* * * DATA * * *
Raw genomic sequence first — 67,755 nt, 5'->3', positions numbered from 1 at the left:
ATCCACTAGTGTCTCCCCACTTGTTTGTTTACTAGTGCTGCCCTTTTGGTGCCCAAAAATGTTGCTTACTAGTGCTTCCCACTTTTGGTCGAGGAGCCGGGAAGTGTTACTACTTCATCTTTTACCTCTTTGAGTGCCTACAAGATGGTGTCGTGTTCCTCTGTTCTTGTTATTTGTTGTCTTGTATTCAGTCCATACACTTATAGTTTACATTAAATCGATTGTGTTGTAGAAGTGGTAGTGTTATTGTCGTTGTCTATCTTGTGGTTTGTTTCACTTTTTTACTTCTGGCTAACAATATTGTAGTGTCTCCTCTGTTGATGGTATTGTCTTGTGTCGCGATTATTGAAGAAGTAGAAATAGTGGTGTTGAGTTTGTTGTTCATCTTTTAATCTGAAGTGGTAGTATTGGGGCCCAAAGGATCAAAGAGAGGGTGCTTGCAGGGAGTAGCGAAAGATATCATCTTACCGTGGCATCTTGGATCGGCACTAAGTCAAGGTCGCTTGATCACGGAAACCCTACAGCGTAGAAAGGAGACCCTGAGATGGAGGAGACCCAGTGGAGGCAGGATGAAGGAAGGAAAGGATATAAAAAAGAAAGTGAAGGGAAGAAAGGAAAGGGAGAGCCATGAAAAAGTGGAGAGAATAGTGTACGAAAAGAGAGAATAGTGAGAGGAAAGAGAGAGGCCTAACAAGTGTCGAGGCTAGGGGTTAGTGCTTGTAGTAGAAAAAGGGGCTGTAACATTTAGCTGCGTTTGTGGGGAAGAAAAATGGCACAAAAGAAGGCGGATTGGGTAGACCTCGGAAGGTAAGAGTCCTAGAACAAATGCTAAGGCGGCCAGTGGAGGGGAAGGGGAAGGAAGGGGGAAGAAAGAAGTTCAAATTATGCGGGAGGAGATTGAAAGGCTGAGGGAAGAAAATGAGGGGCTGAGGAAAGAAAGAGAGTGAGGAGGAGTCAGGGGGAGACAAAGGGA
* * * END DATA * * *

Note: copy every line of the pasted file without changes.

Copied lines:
Raw genomic sequence first — 67,755 nt, 5'->3', positions numbered from 1 at the left:
ATCCACTAGTGTCTCCCCACTTGTTTGTTTACTAGTGCTGCCCTTTTGGTGCCCAAAAATGTTGCTTACTAGTGCTTCCCACTTTTGGTCGAGGAGCCGGGAAGTGTTACTACTTCATCTTTTACCTCTTTGAGTGCCTACAAGATGGTGTCGTGTTCCTCTGTTCTTGTTATTTGTTGTCTTGTATTCAGTCCATACACTTATAGTTTACATTAAATCGATTGTGTTGTAGAAGTGGTAGTGTTATTGTCGTTGTCTATCTTGTGGTTTGTTTCACTTTTTTACTTCTGGCTAACAATATTGTAGTGTCTCCTCTGTTGATGGTATTGTCTTGTGTCGCGATTATTGAAGAAGTAGAAATAGTGGTGTTGAGTTTGTTGTTCATCTTTTAATCTGAAGTGGTAGTATTGGGGCCCAAAGGATCAAAGAGAGGGTGCTTGCAGGGAGTAGCGAAAGATATCATCTTACCGTGGCATCTTGGATCGGCACTAAGTCAAGGTCGCTTGATCACGGAAACCCTACAGCGTAGAAAGGAGACCCTGAGATGGAGGAGACCCAGTGGAGGCAGGATGAAGGAAGGAAAGGATATAAAAAAGAAAGTGAAGGGAAGAAAGGAAAGGGAGAGCCATGAAAAAGTGGAGAGAATAGTGTACGAAAAGAGAGAATAGTGAGAGGAAAGAGAGAGGCCTAACAAGTGTCGAGGCTAGGGGTTAGTGCTTGTAGTAGAAAAAGGGGCTGTAACATTTAGCTGCGTTTGTGGGGAAGAAAAATGGCACAAAAGAAGGCGGATTGGGTAGACCTCGGAAGGTAAGAGTCCTAGAACAAATGCTAAGGCGGCCAGTGGAGGGGAAGGGGAAGGAAGGGGGAAGAAAGAAGTTCAAATTATGCGGGAGGAGATTGAAAGGCTGAGGGAAGAAAATGAGGGGCTGAGGAAAGAAAGAGAGTGAGGAGGAGTCAGGGGGAGACAAAGGGA